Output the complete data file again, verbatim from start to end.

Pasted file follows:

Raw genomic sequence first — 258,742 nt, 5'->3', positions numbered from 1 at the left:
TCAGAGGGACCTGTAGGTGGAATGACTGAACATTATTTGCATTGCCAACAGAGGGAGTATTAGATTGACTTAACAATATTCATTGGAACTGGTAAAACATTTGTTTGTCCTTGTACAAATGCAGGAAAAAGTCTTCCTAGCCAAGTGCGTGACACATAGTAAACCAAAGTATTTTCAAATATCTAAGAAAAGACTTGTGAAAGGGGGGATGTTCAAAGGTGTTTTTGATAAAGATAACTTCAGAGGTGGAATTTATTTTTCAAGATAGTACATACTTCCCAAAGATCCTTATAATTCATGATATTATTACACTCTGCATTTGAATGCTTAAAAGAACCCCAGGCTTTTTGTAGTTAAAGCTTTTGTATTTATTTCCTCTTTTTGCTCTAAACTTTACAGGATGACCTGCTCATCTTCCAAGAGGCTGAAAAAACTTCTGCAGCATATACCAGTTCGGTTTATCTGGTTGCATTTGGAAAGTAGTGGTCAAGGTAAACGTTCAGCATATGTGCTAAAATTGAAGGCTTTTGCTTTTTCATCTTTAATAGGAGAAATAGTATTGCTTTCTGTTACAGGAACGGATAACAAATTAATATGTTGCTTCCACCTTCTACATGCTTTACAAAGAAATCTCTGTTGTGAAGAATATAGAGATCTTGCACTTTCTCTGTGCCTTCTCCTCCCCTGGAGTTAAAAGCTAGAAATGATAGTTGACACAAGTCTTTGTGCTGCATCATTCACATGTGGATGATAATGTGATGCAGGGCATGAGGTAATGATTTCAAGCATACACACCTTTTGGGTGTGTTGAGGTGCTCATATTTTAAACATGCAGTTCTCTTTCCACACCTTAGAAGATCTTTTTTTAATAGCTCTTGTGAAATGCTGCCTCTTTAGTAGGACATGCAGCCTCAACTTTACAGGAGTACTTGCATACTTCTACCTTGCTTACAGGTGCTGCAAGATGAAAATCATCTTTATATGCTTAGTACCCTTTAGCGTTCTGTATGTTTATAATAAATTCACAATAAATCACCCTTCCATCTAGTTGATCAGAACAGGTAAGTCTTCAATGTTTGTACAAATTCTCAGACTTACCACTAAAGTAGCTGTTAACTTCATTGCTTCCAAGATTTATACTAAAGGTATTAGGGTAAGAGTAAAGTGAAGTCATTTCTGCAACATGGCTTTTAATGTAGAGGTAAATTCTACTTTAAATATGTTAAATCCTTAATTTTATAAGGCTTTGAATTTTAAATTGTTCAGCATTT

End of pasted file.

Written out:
Raw genomic sequence first — 258,742 nt, 5'->3', positions numbered from 1 at the left:
TCAGAGGGACCTGTAGGTGGAATGACTGAACATTATTTGCATTGCCAACAGAGGGAGTATTAGATTGACTTAACAATATTCATTGGAACTGGTAAAACATTTGTTTGTCCTTGTACAAATGCAGGAAAAAGTCTTCCTAGCCAAGTGCGTGACACATAGTAAACCAAAGTATTTTCAAATATCTAAGAAAAGACTTGTGAAAGGGGGGATGTTCAAAGGTGTTTTTGATAAAGATAACTTCAGAGGTGGAATTTATTTTTCAAGATAGTACATACTTCCCAAAGATCCTTATAATTCATGATATTATTACACTCTGCATTTGAATGCTTAAAAGAACCCCAGGCTTTTTGTAGTTAAAGCTTTTGTATTTATTTCCTCTTTTTGCTCTAAACTTTACAGGATGACCTGCTCATCTTCCAAGAGGCTGAAAAAACTTCTGCAGCATATACCAGTTCGGTTTATCTGGTTGCATTTGGAAAGTAGTGGTCAAGGTAAACGTTCAGCATATGTGCTAAAATTGAAGGCTTTTGCTTTTTCATCTTTAATAGGAGAAATAGTATTGCTTTCTGTTACAGGAACGGATAACAAATTAATATGTTGCTTCCACCTTCTACATGCTTTACAAAGAAATCTCTGTTGTGAAGAATATAGAGATCTTGCACTTTCTCTGTGCCTTCTCCTCCCCTGGAGTTAAAAGCTAGAAATGATAGTTGACACAAGTCTTTGTGCTGCATCATTCACATGTGGATGATAATGTGATGCAGGGCATGAGGTAATGATTTCAAGCATACACACCTTTTGGGTGTGTTGAGGTGCTCATATTTTAAACATGCAGTTCTCTTTCCACACCTTAGAAGATCTTTTTTTAATAGCTCTTGTGAAATGCTGCCTCTTTAGTAGGACATGCAGCCTCAACTTTACAGGAGTACTTGCATACTTCTACCTTGCTTACAGGTGCTGCAAGATGAAAATCATCTTTATATGCTTAGTACCCTTTAGCGTTCTGTATGTTTATAATAAATTCACAATAAATCACCCTTCCATCTAGTTGATCAGAACAGGTAAGTCTTCAATGTTTGTACAAATTCTCAGACTTACCACTAAAGTAGCTGTTAACTTCATTGCTTCCAAGATTTATACTAAAGGTATTAGGGTAAGAGTAAAGTGAAGTCATTTCTGCAACATGGCTTTTAATGTAGAGGTAAATTCTACTTTAAATATGTTAAATCCTTAATTTTATAAGGCTTTGAATTTTAAATTGTTCAGCATTT